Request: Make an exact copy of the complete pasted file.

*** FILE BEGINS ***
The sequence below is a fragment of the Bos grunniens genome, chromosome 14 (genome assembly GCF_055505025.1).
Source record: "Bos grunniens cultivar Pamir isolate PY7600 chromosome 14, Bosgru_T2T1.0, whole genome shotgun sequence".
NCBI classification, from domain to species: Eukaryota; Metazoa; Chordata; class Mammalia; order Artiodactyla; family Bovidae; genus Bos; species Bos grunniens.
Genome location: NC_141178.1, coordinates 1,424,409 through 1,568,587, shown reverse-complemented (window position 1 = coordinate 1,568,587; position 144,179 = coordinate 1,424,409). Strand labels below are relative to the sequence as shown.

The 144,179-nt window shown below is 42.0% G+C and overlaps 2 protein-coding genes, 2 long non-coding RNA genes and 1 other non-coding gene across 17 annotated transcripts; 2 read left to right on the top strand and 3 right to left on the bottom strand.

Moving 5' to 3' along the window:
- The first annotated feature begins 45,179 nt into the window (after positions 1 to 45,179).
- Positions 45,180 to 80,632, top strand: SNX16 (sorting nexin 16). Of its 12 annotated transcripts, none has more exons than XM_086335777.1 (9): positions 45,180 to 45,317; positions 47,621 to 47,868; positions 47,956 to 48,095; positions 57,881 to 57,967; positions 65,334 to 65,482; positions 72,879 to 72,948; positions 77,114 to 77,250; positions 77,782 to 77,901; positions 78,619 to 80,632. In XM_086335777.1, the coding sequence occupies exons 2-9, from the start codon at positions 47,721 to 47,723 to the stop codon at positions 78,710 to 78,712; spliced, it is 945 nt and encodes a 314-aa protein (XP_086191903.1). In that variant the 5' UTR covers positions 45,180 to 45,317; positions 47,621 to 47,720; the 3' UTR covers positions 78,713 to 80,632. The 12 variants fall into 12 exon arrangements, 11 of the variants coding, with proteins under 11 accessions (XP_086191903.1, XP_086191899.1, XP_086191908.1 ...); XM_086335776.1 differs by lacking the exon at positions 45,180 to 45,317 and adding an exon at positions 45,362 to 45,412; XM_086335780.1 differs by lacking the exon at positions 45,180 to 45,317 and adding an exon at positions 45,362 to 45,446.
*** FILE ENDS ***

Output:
The sequence below is a fragment of the Bos grunniens genome, chromosome 14 (genome assembly GCF_055505025.1).
Source record: "Bos grunniens cultivar Pamir isolate PY7600 chromosome 14, Bosgru_T2T1.0, whole genome shotgun sequence".
NCBI classification, from domain to species: Eukaryota; Metazoa; Chordata; class Mammalia; order Artiodactyla; family Bovidae; genus Bos; species Bos grunniens.
Genome location: NC_141178.1, coordinates 1,424,409 through 1,568,587, shown reverse-complemented (window position 1 = coordinate 1,568,587; position 144,179 = coordinate 1,424,409). Strand labels below are relative to the sequence as shown.

The 144,179-nt window shown below is 42.0% G+C and overlaps 2 protein-coding genes, 2 long non-coding RNA genes and 1 other non-coding gene across 17 annotated transcripts; 2 read left to right on the top strand and 3 right to left on the bottom strand.

Moving 5' to 3' along the window:
- The first annotated feature begins 45,179 nt into the window (after positions 1 to 45,179).
- Positions 45,180 to 80,632, top strand: SNX16 (sorting nexin 16). Of its 12 annotated transcripts, none has more exons than XM_086335777.1 (9): positions 45,180 to 45,317; positions 47,621 to 47,868; positions 47,956 to 48,095; positions 57,881 to 57,967; positions 65,334 to 65,482; positions 72,879 to 72,948; positions 77,114 to 77,250; positions 77,782 to 77,901; positions 78,619 to 80,632. In XM_086335777.1, the coding sequence occupies exons 2-9, from the start codon at positions 47,721 to 47,723 to the stop codon at positions 78,710 to 78,712; spliced, it is 945 nt and encodes a 314-aa protein (XP_086191903.1). In that variant the 5' UTR covers positions 45,180 to 45,317; positions 47,621 to 47,720; the 3' UTR covers positions 78,713 to 80,632. The 12 variants fall into 12 exon arrangements, 11 of the variants coding, with proteins under 11 accessions (XP_086191903.1, XP_086191899.1, XP_086191908.1 ...); XM_086335776.1 differs by lacking the exon at positions 45,180 to 45,317 and adding an exon at positions 45,362 to 45,412; XM_086335780.1 differs by lacking the exon at positions 45,180 to 45,317 and adding an exon at positions 45,362 to 45,446.